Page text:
As the Federal Reserve’s pledge to keep rates lower for longer diminishes returns on U.S. Treasuries, a Japanese bond fund sees the November presidential election as another reason to avoid them.
“Markets can become unstable as political noises get louder with the presidential election approaching,” Tatsuya Higuchi, executive chief fund manager at Mitsubishi UFJ Kokusai Asset Management Co. said. The firm’s ¥388.6 billion ($3.7 billion) flagship bond fund has reduced its Treasury holdings while adding Spanish and Australian sovereign debt.
The fund’s change in strategy comes amid signs of heavy supply weighing on demand for U.S. government debt, with estimates of more than $1 trillion in net bond sales through December. A three year bond auction last week saw muted demand.
Higuchi cited improvements in the Eurozone’s economy for raising its allocation to the region’s debt to near neutral from underweight. About 18 percent of the fund’s holdings now consist of Spanish bonds, the highest since it resumed investment in the country in 2018. Its overall allocation to the Eurozone has risen to 32.5 percent, approaching the benchmark weighting of 33.9 percent.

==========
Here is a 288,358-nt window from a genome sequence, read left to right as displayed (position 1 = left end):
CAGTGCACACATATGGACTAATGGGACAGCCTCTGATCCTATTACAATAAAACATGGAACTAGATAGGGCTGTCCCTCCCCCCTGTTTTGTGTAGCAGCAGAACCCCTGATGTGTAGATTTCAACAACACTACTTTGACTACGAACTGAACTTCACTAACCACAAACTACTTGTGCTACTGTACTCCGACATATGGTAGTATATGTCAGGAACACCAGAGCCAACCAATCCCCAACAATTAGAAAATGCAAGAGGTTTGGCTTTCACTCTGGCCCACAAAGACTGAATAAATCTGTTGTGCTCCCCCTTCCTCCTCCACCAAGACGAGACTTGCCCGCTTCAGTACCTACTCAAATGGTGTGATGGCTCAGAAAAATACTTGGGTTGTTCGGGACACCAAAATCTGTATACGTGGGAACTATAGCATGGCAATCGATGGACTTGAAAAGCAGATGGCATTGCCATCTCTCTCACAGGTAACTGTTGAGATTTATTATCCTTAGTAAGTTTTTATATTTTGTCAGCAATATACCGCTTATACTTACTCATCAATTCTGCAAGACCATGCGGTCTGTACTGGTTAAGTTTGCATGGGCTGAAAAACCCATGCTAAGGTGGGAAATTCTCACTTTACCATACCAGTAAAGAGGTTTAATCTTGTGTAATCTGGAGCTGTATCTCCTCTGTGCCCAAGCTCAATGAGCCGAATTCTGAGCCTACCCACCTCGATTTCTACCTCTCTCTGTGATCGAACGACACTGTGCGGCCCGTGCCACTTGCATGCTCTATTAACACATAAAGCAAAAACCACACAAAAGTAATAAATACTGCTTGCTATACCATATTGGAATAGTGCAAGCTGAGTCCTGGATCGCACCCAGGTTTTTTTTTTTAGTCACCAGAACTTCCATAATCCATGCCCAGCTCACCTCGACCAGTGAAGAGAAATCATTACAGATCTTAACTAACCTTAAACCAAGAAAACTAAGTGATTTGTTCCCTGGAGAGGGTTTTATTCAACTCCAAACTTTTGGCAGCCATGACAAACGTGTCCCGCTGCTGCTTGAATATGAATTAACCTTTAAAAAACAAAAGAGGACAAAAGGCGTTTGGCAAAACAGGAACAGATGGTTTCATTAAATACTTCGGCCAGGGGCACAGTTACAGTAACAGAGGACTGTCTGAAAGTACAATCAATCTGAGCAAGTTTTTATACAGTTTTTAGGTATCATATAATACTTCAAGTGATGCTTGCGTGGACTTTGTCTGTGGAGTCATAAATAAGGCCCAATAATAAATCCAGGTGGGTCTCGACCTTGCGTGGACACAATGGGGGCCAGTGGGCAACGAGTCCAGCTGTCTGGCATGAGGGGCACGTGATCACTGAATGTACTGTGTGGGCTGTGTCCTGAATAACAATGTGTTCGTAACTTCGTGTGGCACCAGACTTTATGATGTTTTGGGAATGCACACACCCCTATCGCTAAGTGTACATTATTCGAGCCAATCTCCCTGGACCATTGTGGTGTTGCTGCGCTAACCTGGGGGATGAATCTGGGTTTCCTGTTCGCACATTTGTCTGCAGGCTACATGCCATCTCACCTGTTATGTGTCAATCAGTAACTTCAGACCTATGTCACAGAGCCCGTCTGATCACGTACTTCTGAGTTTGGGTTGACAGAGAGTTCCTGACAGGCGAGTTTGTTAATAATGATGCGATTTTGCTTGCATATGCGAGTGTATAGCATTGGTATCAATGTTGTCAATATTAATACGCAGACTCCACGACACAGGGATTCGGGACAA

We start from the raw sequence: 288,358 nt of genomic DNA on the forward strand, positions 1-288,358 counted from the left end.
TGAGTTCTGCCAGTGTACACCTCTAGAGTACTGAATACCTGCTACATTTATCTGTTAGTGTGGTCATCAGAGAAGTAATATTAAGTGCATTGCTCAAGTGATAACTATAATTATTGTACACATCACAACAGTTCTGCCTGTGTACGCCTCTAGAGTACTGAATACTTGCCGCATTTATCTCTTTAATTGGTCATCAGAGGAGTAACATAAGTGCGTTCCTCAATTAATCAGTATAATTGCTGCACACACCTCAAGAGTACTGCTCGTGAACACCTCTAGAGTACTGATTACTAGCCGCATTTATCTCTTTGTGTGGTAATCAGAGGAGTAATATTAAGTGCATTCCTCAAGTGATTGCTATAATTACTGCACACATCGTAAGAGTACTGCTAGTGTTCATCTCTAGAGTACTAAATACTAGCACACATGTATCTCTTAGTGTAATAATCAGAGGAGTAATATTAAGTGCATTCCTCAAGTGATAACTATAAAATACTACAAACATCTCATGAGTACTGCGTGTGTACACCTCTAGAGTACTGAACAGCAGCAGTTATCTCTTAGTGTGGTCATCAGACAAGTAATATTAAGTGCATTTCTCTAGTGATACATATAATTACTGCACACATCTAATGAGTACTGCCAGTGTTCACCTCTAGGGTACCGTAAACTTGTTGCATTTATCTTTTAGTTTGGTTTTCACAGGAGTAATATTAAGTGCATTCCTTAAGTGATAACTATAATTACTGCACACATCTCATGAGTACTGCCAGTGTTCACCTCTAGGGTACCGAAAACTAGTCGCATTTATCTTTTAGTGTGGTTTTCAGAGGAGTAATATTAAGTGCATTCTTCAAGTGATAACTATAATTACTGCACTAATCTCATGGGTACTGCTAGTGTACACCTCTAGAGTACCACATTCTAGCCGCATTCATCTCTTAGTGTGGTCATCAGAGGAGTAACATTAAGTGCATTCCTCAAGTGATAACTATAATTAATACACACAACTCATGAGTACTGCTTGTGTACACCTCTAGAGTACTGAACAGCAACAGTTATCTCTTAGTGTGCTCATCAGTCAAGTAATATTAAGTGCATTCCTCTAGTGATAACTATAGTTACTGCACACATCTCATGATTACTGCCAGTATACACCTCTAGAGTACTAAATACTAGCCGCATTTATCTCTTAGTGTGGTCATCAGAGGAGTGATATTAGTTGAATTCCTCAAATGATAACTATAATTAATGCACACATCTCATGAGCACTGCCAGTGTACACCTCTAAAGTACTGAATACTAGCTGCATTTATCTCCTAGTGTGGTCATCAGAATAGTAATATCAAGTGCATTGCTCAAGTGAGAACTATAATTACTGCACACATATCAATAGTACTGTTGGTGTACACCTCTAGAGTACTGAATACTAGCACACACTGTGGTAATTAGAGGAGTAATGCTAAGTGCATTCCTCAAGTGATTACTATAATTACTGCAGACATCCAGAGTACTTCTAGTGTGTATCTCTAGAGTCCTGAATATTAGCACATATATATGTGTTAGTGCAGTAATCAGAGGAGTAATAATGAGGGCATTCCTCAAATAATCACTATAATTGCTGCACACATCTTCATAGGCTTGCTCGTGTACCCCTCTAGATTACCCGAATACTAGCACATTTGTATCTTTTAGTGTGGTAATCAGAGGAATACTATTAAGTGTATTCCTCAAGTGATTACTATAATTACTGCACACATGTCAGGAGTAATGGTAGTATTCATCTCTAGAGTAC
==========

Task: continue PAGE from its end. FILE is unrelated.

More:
“We could easily increase positions in Spanish bonds as they continue to offer attractive spreads,” Higuchi said.
Bonds from the European Union are becoming popular among Japanese investors seeking higher returns, specially after a massive stimulus package was approved to help the economy recover from the impact of the coronavirus. Japanese funds bought record amount of Italian debt in July.
Meanwhile, Mitsubishi UFJ Kokusai’s Global Sovereign Open fund dropped its Treasury holdings to 35.4 percent as of Aug. 31, its lowest since Oct. 2014. It was at 39.2 percent in July. “No matter who gets elected, they’ll focus on fiscal policy to recover the economy ruined by the coronavirus and it may take a some time before we could confirm the key agenda from candidates,” he said.
The fund mainly invests in sovereign debt, from issuers of developed countries rated equal to or above A.
The fund also lifted its holdings of Australia’s sovereign bonds to 2.8 percent from 0.3 percent in January. According to Higuchi, Australian bonds offer relatively higher yields and it’s easier to increase exposure under the Reserve Bank of Australia’s yield targeting policy.
“Demand for natural resources could pick up and Australia could benefit from recoveries in China and other parts of Asia,” Higuchi said.